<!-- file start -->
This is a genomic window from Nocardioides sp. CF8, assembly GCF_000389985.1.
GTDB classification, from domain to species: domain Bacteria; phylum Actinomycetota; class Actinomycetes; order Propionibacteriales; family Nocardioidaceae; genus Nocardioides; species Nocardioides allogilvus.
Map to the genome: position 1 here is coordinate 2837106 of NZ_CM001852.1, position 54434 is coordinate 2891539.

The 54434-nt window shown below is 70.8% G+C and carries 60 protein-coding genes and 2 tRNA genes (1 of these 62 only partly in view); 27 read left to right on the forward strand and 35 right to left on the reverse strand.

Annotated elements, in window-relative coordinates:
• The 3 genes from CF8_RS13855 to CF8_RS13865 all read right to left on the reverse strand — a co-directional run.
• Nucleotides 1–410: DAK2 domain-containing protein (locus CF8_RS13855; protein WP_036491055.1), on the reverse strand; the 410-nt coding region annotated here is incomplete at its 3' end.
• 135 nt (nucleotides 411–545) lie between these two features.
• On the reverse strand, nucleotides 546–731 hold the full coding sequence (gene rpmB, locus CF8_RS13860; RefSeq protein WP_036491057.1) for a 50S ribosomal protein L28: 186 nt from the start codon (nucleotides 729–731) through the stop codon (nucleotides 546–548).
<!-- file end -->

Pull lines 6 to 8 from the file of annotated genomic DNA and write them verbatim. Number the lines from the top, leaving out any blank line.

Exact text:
• The 3 genes from CF8_RS13855 to CF8_RS13865 all read right to left on the reverse strand — a co-directional run.
• Nucleotides 1–410: DAK2 domain-containing protein (locus CF8_RS13855; protein WP_036491055.1), on the reverse strand; the 410-nt coding region annotated here is incomplete at its 3' end.
• 135 nt (nucleotides 411–545) lie between these two features.